Last week's decrees, particularly the one authorizing army troops and police to begin joint patrols in all major cities beginning Feb. 1, have plunged freely elected parliamentary and municipal leaders in the Soviet Union's 15 republics into deep despair. No longer do they talk with much conviction about further political and economic reform; instead, they speak defensively about holding back the "coming dictatorship," the chilling phrase used by Eduard Shevardnadze when he resigned as foreign minister last month.

Soviet historian Ruslan Skrynnikov has attracted large audiences in Leningrad with his lectures comparing the current situation to the "Time of Troubles," a 15-year period of instability and civil war in Russia during the early 17th century. An even more common comparison being made is to the eight months of turmoil and uncertainty following the fall of the last czar, Nicholas II, and the rise of Kerensky's interim government. Kerensky was subsequently overthrown by the Bolsheviks in what Harvard University historian Richard Pipes has said was not a popular revolution but a coup d'etat.

The current process, the hard-liners' furious counterattack against devolution of political power to the republics and disintegration of Communist ideology, began months ago, perhaps with Gorbachev's rejection of a broad program of radical economic reform in October.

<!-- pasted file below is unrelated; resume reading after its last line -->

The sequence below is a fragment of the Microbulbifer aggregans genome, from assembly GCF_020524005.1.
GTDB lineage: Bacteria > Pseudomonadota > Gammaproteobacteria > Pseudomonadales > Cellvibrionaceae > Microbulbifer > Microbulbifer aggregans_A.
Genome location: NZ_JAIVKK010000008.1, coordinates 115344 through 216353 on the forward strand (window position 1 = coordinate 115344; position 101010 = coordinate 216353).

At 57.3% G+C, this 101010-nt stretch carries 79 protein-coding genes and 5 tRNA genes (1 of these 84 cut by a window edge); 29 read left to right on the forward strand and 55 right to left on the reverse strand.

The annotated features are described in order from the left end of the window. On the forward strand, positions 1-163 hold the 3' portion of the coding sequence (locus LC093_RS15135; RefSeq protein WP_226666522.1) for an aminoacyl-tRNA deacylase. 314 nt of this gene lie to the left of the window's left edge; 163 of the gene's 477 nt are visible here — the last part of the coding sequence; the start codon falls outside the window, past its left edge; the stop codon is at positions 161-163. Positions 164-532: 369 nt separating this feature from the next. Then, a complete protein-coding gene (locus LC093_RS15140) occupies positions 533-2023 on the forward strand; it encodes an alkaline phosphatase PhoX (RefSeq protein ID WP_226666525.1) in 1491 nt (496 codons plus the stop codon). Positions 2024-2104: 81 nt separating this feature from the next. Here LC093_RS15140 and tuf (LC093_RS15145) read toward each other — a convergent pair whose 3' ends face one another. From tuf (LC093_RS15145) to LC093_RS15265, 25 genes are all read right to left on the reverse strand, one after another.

Goldanski, who accompanied Shevardnadze on a trip to New York the following month, said that "even then Eduard Amvrosievich was expressing great alarm at what was happenening. He kept saying how naive the leadership had been, meaning that they had underestimated the enormous difficulty of changing a conservative environment and its forces."

With speeches and decrees, military and KGB officials became more and more public over succeeding weeks in expressing their intention to seize the political moment. The decree on joint military and police patrols, signed secretly Dec. 29 by Defense Minister Dmitri Yazov and Interior Minister Boris Pugo, was almost certainly under discussion before Shevardnadze's announcement less than two weeks earlier.

In a dramatic speech to the Soviet Congress of People's Deputies following Shevardnadze's resignation, Byelorussian writer and filmmaker Ales Adamovich declared that "colonels and generals" were crowding reformists out of the leadership with such ruthless efficiency that soon "only their epaulets" will be visible around Gorbachev.

Gorbachev, Adamovich said, "is the only leader in Soviet history who has not stained his hands with blood, and we would all like to remember him as such." Then, addressing Gorbachev directly, he added: "But a moment will come when {the military} will instigate a blood bath, and later they will wipe their bloodstained hands against your suit, and you will be to blame for everything. In the West, you are known as a political genius. I would like you to exercise your wisdom once again, otherwise you will lose perestroika reforms."